District running for: Illinois General Assembly - 2nd House District
Political party: Democrat
· Senior Policy Advisor for former Governor Pat Quinn
· Local School Council Member: Thomas Kelly High School
· UIC Task Force: Educational Opportunities for Undocumented Students
· Bridgeport Alliance: Co-Founder and leader in the campaign to restore 31st Street bus route
· Chinese-American Museum: Advisory Board Member
· Coalition for Better Chinese-American Community (CBCAC), Policy Advisor
Occupation: Educator, Policy Consultant
Education: Ph.D. in U.S. History - University of Chicago
Masters - University of Chicago
Bachelors of Arts in History – University of California, Berkeley
Theresa Mah is endorsed by the Sun-Times. Read the endorsement.
Chicago Sun-Times Editorial Board questionnaire responses
Q. Illinois has a massive state debt and crushing pension debt. Many elected officials from the governor to state lawmakers have indicated there is a need for additional revenue to help balance the budget. If Illinois needs to generate additional revenue, which options would you support in a budget package:
1. Increase the state’s income tax on individuals or corporations, either temporarily or permanently.
2. Expand the sales tax to services.
3. Tax retirement income in excess of $50,000.
4. Adopt a progressive income tax.
I would create additional revenue by closing the corporate tax loopholes that allow more than 65% of corporations in Illinois to avoid paying taxes to the State. It is fundamentally unfair to ask people making minimum wage to pay income tax while corporations are given a free ride.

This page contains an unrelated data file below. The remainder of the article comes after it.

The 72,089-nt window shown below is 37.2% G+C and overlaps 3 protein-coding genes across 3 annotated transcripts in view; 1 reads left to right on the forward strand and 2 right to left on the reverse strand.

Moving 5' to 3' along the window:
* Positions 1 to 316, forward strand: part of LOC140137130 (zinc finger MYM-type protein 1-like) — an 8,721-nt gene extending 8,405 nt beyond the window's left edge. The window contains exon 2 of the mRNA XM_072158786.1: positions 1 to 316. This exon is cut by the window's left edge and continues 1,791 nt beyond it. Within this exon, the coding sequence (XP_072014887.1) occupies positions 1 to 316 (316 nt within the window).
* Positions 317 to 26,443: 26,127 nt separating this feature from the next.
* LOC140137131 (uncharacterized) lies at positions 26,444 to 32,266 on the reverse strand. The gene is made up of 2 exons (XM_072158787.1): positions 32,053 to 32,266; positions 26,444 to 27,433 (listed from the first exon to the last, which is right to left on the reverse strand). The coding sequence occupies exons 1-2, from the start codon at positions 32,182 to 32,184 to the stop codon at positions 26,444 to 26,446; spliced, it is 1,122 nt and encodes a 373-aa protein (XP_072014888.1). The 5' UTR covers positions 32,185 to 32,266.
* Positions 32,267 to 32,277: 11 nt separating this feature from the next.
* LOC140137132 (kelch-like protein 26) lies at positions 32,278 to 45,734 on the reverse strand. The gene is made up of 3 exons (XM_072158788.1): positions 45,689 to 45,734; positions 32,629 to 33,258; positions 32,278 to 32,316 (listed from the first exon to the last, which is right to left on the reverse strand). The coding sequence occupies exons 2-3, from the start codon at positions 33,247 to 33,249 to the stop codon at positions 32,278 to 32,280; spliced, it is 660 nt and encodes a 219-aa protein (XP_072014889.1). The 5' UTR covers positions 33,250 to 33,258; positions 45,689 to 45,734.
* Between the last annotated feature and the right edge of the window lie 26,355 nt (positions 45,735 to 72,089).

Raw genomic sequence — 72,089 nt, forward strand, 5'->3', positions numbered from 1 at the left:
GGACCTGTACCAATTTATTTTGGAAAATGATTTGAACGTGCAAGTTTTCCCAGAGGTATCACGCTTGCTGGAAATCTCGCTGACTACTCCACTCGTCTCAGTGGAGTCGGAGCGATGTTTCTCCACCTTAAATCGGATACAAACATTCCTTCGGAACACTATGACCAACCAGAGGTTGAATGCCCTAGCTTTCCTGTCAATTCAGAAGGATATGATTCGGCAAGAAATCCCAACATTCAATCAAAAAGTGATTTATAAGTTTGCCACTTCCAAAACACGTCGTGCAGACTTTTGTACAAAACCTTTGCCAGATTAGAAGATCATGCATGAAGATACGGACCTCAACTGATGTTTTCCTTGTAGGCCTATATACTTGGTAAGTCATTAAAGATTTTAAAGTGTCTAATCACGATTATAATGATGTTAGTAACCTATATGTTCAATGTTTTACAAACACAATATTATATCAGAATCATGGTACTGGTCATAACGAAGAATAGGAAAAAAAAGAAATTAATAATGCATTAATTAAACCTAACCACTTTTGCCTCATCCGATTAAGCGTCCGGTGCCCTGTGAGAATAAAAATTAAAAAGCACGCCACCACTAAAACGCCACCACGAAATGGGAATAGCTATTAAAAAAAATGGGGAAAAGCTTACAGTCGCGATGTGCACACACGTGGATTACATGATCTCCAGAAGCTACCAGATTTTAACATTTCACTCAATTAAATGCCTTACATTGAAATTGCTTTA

I believe that we can move significantly in the direction of a balanced state budget if we implement a Millionaire’s Tax, which was approved by 70 percent of voters in the 2014 referendum. I also believe that we can gain needed revenue by closing loopholes that currently allow two thirds of corporations to pay no taxes, implement a miniscule tax on financial transactions, and work toward a progressive tax system in Illinois.
If you oppose all tax hikes, please provide specifics on how you would reduce state spending by $7 billion to balance the state budget.
I have outlined above how we can begin getting our hands around the the state’s budget problems.
Q) Do you support another legislative attempt at pension reform? If so, which proposed changes in the pension system would you support that you believe would pass constitutional muster?
I respect the State Supreme Court’s ruling that the previous attempt at pension reform was unconstitutional and therefore future attempts are unlikely to pass constitutional muster.
Q) Do you support a budget template developed by a bipartisan, bicameral group of legislators that would allow members to pass a budget without the consent of the legislative leaders?
A template is an interesting idea and I would have to see specifics prior to definitively answering the question. However, the budget impasse is a key reason why I support term limits for legislative leaders.
Q) What, if anything, should we do to change how we fund schools?
The current way that schools are funded, with such a significant percentage dependent on local property taxes, perpetuates vast inequities that persist between school districts in wealthier communities compared to those with a larger proportion of impoverished areas. I am a proponent of alternative methods of funding our education system so that the distribution of funding for our schools can be more equitable and does not unfairly penalize children who live in school districts with limited ability to raise needed funds from property taxes.
Q) Do you favor the state picking up the pension costs for Chicago teachers, as the state does for teachers outside Chicago? Do you favor school districts outside Chicago picking up their own pension costs, as Chicago does now?
Since Chicago is treated differently from the rest of the state, I believe that whatever solution the legislature decides on should be one that is more equitable than the current approach. Given the inequity in the current system, I do favor the state picking up pension costs for Chicago teachers.
Q) State support for public higher education has declined for two decades. Do you favor the status quo or a significant increase in state funding? What is your plan to restore Illinois’ leadership in public higher education?